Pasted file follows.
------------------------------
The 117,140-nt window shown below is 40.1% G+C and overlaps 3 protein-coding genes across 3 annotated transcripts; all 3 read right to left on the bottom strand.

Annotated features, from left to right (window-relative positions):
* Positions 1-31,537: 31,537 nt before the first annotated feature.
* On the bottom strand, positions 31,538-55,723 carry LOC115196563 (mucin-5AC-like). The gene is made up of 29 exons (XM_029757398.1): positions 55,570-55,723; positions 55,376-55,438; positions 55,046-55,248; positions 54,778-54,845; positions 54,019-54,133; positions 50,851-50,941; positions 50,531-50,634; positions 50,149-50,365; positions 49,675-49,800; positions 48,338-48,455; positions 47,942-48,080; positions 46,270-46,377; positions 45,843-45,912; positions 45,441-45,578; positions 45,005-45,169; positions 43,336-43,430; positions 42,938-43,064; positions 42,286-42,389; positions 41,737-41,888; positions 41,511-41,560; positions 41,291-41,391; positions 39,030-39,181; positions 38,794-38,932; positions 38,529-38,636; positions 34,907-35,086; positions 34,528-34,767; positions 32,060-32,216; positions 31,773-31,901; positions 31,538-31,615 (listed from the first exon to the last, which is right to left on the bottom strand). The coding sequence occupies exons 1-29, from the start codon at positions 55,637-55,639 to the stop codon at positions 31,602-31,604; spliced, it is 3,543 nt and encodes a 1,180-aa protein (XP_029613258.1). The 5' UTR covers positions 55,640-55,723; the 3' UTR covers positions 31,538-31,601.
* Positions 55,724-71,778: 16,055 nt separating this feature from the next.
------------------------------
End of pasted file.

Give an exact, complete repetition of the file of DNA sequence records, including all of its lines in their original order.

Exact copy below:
The 117,140-nt window shown below is 40.1% G+C and overlaps 3 protein-coding genes across 3 annotated transcripts; all 3 read right to left on the bottom strand.

Annotated features, from left to right (window-relative positions):
* Positions 1-31,537: 31,537 nt before the first annotated feature.
* On the bottom strand, positions 31,538-55,723 carry LOC115196563 (mucin-5AC-like). The gene is made up of 29 exons (XM_029757398.1): positions 55,570-55,723; positions 55,376-55,438; positions 55,046-55,248; positions 54,778-54,845; positions 54,019-54,133; positions 50,851-50,941; positions 50,531-50,634; positions 50,149-50,365; positions 49,675-49,800; positions 48,338-48,455; positions 47,942-48,080; positions 46,270-46,377; positions 45,843-45,912; positions 45,441-45,578; positions 45,005-45,169; positions 43,336-43,430; positions 42,938-43,064; positions 42,286-42,389; positions 41,737-41,888; positions 41,511-41,560; positions 41,291-41,391; positions 39,030-39,181; positions 38,794-38,932; positions 38,529-38,636; positions 34,907-35,086; positions 34,528-34,767; positions 32,060-32,216; positions 31,773-31,901; positions 31,538-31,615 (listed from the first exon to the last, which is right to left on the bottom strand). The coding sequence occupies exons 1-29, from the start codon at positions 55,637-55,639 to the stop codon at positions 31,602-31,604; spliced, it is 3,543 nt and encodes a 1,180-aa protein (XP_029613258.1). The 5' UTR covers positions 55,640-55,723; the 3' UTR covers positions 31,538-31,601.
* Positions 55,724-71,778: 16,055 nt separating this feature from the next.